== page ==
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Whats Going Wrong....i'm Sh*t At Trials!

15 posts in this topic

I'm never gonna be great on a bike, I can live with that but the last 2 trials (a week apart) I've been failing to live up to my own low standards.

Bit of background, been an occasional rider for the last 3 years, but now I'm competing every week since December now I'm riding my twinshock SWM.....I've been getting much better, can track stand whilst waiting my turn to my surprise stop mid-section etc but if its a little slippy I'm all over the shop struggling for grip, sort of flopping around like a bag of dirty washing....so 1 step forward 2 steps back.

I'm lucky in that I have my own small practice area with small obsticles and my riding was awful last week when practicing.

Ive a bad habit of running the clutch a lot but have been trying to ween myself off this bad habit letting the bike chuggle along....my SWM is nigh impossible to stall.

....in otherwords my riding is getting worse not better in the section but better out of it...if that makes sense...cos I cant make any sense of it!?!

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This may all be obvious ?

Is it running rich ? Wont grip if it isn't.

Where are your handlebars, to far forward also effect grip.

Too hard shocks won't help.

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Tyre pressures correct? Many riders still run too-high pressures, looking at the lack of sag in their tyres.

Sounds like you've reached the stage of learning low-speed "feel" where grip is achieved by a combination of balance, weight placement and developing the connection between your throttle hand and the blocks on your rear tyre. Any of the popular instruction videos may help, as does lots of practice of course.

Remember, a good trials rider has to be as tough as nails AND as smooth as silk.

Edited by cleanorbust

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Do a bit of observing - watch how the better riders go through the sections,there are many variations on style,but its amazing how much you can pick up from it.You can also watch the bikes closely,see how much the suspension works at certain points.I rode a trial today where most riders were having problems just into the last section on a left hand bend around a hazel bush.The markers gave plenty of room to go right out and back in - setting you up for the next part of the section.By going too close to the hazel they then were too tight to the next tree on the right.Very simple mistake,but many were making it.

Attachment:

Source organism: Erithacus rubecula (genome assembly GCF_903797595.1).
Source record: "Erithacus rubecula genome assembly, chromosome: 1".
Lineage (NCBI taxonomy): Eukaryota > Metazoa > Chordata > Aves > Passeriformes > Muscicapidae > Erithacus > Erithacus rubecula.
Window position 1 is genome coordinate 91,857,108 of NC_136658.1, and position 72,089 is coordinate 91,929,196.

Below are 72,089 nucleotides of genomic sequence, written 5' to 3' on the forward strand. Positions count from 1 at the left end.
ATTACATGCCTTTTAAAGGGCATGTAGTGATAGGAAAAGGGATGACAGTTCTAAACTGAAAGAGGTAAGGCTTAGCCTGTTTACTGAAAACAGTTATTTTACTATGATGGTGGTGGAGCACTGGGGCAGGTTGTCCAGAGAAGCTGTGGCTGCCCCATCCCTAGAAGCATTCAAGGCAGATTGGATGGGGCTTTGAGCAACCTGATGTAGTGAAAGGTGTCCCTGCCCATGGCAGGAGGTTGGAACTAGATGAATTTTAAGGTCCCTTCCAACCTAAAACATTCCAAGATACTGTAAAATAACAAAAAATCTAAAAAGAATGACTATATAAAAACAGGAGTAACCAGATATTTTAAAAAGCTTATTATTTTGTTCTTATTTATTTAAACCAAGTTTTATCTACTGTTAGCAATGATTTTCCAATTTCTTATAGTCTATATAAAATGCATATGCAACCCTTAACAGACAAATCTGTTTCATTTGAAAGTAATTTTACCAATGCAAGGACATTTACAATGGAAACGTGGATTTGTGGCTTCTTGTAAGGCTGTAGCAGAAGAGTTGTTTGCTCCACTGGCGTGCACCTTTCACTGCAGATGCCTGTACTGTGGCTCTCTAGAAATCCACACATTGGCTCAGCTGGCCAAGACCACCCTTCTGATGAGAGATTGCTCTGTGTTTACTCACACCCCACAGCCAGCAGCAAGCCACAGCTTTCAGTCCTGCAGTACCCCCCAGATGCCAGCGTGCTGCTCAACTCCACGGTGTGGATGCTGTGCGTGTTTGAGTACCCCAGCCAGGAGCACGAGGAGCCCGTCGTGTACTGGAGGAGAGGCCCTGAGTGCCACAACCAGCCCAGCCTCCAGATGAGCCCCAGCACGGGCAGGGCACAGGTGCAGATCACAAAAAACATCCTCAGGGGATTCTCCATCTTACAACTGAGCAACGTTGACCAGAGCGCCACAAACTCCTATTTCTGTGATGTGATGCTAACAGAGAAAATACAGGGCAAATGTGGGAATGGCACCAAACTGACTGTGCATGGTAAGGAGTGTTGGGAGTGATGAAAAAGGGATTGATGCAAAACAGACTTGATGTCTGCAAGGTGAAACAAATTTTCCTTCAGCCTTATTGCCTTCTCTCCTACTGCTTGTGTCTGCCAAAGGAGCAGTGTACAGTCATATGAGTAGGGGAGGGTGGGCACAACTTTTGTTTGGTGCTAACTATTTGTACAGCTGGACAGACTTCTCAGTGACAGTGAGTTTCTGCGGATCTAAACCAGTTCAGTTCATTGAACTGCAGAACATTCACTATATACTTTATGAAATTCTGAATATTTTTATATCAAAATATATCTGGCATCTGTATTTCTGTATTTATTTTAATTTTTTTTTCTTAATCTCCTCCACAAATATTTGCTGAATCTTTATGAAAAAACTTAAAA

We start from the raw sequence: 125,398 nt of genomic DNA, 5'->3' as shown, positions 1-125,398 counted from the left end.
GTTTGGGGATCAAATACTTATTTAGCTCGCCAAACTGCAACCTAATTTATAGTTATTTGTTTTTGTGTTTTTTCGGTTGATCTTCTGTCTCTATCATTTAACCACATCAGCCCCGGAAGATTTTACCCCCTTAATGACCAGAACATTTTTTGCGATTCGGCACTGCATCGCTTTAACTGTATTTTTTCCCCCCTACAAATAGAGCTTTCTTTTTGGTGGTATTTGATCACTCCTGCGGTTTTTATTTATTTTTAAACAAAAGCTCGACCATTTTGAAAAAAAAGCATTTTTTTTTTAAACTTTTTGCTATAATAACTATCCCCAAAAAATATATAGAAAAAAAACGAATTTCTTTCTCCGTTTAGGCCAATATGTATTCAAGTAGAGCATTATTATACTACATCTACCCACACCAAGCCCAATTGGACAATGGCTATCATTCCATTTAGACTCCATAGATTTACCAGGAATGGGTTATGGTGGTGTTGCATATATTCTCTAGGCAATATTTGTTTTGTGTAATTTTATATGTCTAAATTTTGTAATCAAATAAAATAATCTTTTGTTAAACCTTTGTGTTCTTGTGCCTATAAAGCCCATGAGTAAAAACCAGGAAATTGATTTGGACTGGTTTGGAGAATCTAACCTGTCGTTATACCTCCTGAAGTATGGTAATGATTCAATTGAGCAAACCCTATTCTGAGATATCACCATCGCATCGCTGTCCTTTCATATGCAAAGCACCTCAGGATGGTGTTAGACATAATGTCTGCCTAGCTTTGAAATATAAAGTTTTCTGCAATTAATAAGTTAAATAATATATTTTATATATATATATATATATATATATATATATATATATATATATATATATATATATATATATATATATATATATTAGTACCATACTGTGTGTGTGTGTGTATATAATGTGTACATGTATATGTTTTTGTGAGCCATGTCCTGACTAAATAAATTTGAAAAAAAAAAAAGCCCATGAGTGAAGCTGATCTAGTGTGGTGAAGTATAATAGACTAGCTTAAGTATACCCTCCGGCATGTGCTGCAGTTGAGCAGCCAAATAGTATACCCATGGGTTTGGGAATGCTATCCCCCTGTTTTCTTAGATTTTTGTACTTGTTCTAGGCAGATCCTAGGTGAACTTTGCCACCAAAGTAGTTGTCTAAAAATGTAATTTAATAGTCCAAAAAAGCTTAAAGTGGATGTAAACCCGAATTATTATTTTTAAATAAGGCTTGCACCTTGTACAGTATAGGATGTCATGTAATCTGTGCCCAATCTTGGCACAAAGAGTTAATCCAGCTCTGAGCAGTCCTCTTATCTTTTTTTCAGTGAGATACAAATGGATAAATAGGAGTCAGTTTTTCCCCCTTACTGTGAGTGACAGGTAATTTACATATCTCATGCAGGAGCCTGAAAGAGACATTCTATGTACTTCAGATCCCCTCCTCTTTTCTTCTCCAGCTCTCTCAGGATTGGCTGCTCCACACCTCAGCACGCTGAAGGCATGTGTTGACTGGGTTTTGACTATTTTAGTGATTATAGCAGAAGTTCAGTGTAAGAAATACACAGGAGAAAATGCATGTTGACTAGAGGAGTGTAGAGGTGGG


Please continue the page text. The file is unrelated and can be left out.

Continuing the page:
Don't give up - Learn !

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i'm very much the same, i'm coming up to 1 year now but i remind myself that this weather for me is much harder to ride in, i renewed my membership today at earl shilton and when you make your self a member, part of it, you have to observe at one of the trial meeting held through the year so i thought il observe today and i was amazed at what tips i picked up, just by watching, my section was quite easy for me to observe but as the day went on, the last part got harder, for the riders as the mud got softer, the good thing for me was i was standing on a bank above the riders so i could see everything that they did, i came home just as happy as i do when i go riding, give it a go, it's better than watching videos of world class riders making it look easy.


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might be stating the obvious but how old is your tyre? a new one is like getting a new bike

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I agree ., when I have a fresh tire on my 240 , it's a different bike . But mud and traction takes practice , alot of it ...

As stated above you will develop a physic connection between your twist grip and the tread on you back tire , and what and where to work each one .

I tend to let momentum be my best friend when it comes to low traction situations , still on the power , but not overwhelming the available traction .

Because once you start to spin and slip , you slow down and make everything harder on yourself .

I have a mentor in his late 60's early 70's that is smooth as silk in every situation and I always learn just watching him ride the tricky stuff . Observing a BRUTAL section can be quite the learning experience for any rider . It is better than any video :)